Pets are an essential part of our lives. They are truly a man’s best friends. Research suggests that pet owners are less likely to be depressed and suffer from other chronic health problems. Studies have proven that pet owners tend to have lower blood pressure, cholesterol and triglyceride levels than people who don’t own a pet. Having a furry pal can also reduce your stress levels and the great thing is you are never alone.
However, keeping a pet comes with its fair share of responsibilities. Dr Bikas Giri, veterinary officer, says, “Puppies and kittens should receive the same care as a newborn baby. They must be provided with the right nutrition, vaccination and brought up in a clean and healthy environment.”
Dr Giri further mentions that when you are bringing a pet home, whether it’s a puppy or a kitten, make sure you have let it stay with its mother for at least 45 to 60 days. “After two months of birth is usually the right time to separate them from their mothers,” he says adding that a puppy or a kitten requires a nutritious meal just as infants do. However, in the earlier stages, you must take care to give it food in liquid form. Once they are three to four months old, you can add boiled meat and rice to their diets.
Dr Giri also recommends supplementing your pet’s diet with pet foods available in the market. These foods, he says, are tailor-made for puppies and kittens and they thus contain nutrients that are essential for your pet’s overall wellbeing.
“When your pet is small, feed it five times a day. You should feed it every two to three hours,” he says adding that your pet will usually start eating dirt and soil if it lacks nutrients in its diet in which case extra supplements of proteins, calcium, and certain minerals can be added after consulting a vet.
Food isn’t the only area where you have to pay extra attention when your pets are small. There are various vaccines that are imperative to keep your pet healthy. Kittens, however, aren’t prone to many diseases so an anti-rabies vaccine when they are two to three months old should suffice. However, puppies are a little high maintenance in this area. There are a ton of viral diseases and infections that they are prone to.
“They are vulnerable to diseases like Canine Parvovirus Enteritis that only has symptomatic treatment and Canine Distemper which is fatal so they have to be vaccinated against them at the right time,” explains Dr Giri.
He further adds that there are mainly three important vaccines that should be administered. The DHPPiL vaccine prevents puppies from five severe viral diseases and should be given when they are 42 days old. Likewise, corona virus vaccine should be given when your pet is 60 days old to prevent it from canine coronavirus infection. And anti-rabies vaccine should be given when the puppy is 90 days old.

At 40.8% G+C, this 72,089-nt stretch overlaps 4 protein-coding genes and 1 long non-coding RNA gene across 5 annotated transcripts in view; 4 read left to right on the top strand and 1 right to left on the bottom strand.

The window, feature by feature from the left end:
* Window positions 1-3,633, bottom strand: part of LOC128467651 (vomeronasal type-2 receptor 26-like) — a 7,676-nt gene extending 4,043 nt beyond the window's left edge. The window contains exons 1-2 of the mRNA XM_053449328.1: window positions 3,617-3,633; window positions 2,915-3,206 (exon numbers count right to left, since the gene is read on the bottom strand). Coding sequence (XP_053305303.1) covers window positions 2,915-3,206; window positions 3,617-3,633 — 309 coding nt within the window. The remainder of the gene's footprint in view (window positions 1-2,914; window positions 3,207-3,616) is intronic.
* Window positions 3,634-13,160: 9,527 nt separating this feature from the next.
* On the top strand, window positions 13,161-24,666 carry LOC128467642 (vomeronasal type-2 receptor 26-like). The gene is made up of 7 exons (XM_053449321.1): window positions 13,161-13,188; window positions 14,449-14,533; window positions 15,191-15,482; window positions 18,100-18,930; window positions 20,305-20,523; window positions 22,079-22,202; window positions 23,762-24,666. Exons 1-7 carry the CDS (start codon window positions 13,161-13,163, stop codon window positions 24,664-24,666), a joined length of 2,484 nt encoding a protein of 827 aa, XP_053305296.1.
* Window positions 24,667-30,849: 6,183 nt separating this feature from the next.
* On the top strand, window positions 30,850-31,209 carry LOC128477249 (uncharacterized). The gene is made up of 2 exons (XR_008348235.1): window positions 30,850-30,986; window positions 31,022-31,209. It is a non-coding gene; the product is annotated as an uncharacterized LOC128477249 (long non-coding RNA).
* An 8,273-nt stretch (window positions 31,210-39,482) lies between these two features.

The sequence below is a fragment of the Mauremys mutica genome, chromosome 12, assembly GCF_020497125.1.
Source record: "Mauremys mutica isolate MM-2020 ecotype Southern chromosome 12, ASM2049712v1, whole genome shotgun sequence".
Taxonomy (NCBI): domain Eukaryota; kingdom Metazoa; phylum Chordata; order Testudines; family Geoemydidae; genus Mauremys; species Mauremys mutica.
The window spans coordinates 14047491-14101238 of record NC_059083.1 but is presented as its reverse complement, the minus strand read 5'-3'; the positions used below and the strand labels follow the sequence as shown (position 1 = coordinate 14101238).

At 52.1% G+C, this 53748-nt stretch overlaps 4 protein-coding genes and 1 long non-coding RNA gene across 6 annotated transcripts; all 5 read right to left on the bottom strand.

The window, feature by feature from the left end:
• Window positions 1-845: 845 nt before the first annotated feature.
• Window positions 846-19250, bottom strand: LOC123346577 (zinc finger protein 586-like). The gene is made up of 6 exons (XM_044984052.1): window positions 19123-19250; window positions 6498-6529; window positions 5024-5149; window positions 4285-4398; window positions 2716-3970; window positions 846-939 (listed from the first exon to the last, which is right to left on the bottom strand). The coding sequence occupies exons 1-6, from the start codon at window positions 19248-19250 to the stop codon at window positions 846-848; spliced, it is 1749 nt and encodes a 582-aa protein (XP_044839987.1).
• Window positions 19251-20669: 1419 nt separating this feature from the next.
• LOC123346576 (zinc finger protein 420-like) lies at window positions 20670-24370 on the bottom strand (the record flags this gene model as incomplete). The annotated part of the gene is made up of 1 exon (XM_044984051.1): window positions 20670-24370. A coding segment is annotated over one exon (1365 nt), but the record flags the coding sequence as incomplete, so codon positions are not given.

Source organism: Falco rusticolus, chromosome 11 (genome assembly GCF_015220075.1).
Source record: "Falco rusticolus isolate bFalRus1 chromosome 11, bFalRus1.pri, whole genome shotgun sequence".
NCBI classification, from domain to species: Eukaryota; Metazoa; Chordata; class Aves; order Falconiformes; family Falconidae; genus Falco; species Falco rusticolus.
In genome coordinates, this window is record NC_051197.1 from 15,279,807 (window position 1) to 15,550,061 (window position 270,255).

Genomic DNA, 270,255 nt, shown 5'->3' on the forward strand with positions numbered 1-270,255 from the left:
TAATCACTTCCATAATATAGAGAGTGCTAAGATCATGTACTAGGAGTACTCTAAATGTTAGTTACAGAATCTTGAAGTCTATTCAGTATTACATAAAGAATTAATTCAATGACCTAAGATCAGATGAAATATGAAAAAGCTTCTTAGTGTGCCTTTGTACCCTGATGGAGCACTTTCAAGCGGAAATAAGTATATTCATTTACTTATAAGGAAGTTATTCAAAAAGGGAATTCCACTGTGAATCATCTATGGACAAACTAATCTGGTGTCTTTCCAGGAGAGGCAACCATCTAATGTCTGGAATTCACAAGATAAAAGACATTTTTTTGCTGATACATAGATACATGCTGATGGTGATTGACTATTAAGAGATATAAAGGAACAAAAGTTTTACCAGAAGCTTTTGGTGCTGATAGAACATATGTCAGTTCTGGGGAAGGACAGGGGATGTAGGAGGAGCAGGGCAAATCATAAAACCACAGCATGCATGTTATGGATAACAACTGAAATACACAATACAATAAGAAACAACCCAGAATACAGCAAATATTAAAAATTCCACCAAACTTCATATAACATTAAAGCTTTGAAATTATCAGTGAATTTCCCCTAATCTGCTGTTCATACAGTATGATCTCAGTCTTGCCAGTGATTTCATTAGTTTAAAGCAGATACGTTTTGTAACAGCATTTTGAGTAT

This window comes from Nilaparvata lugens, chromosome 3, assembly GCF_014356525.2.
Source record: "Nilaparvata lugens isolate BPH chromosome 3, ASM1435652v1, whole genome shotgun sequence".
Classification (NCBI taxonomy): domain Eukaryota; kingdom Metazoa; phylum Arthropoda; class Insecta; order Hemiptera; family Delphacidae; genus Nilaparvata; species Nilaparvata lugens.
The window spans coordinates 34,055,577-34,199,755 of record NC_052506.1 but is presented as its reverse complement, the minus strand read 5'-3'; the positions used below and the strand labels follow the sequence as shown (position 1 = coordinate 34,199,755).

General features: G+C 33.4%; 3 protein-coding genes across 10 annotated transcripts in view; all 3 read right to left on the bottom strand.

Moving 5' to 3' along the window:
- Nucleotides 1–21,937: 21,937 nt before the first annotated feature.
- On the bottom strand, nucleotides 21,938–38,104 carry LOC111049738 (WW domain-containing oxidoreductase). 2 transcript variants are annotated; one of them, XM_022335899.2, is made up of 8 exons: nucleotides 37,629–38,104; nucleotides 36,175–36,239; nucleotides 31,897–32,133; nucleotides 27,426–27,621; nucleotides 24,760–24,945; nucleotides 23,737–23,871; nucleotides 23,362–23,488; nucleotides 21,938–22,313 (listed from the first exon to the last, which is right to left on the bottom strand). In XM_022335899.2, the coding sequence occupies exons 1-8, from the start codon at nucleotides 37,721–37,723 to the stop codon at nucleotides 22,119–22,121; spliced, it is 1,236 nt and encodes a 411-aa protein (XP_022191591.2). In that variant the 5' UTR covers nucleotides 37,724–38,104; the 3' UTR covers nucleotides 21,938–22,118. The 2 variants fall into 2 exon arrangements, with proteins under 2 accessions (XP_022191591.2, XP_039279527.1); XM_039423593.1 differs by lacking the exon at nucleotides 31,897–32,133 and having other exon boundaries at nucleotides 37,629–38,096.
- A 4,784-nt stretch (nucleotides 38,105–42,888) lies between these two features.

“Booster doses for these vaccines are equally important. Without them, the initial vaccines might be rendered useless,” says Dr Giri adding that timely deworming is also of paramount importance and that can be done as soon as you bring a pet home.
Besides making sure your pets are fed properly and given the right vaccines, you should also pay attention to their hygiene. Giving them timely baths is important but you should never use soaps and shampoos that are meant for people. These are too harsh for them. There are many products that are made for animals that are friendlier on their skins and furs.
These days, you also get dry shampoo that you can spray on your pets and then wipe them down with a damp towel. This is easier than giving it a bath and since you can do this as frequently as you like and it can also help keep your pet looking clean and feeling fresh between baths.
However, Dr Giri mentions that newborn animals are more likely to catch cold and pneumonia so he recommends not giving them a bath until they are three months old. And even after that, it would be a good idea to give them a bath on sunny days and wrap them with a warm blanket afterwards.
Another hygiene issue comes with their toilet habits. It might initially seem like your pet will never be toilet trained but, with time and proper guidance, it can be done. Dr Giri suggests you pay attention to their tentative time of littering and take them to a specific place around that time so that they understand they need to go there every time they have an urge to pee or defecate.
However, there’s no need to panic when you bring a pet home because you don’t know how to take care of it. Consulting a vet on the do’s and don’ts after you have brought a pet home and following the advice can keep your pet healthy and happy in the long run.
Dr Giri’s five basic recommendations
Don’t tie your pets or put them in a cage.
Fresh water should be available to them all the time.
Give them toys to play with but make sure these are large enough to not be swallowed or that they aren’t choking hazards.
Comb their hair at least once every day.
Spend time with them because, like us, they too can feel lonely and neglected otherwise.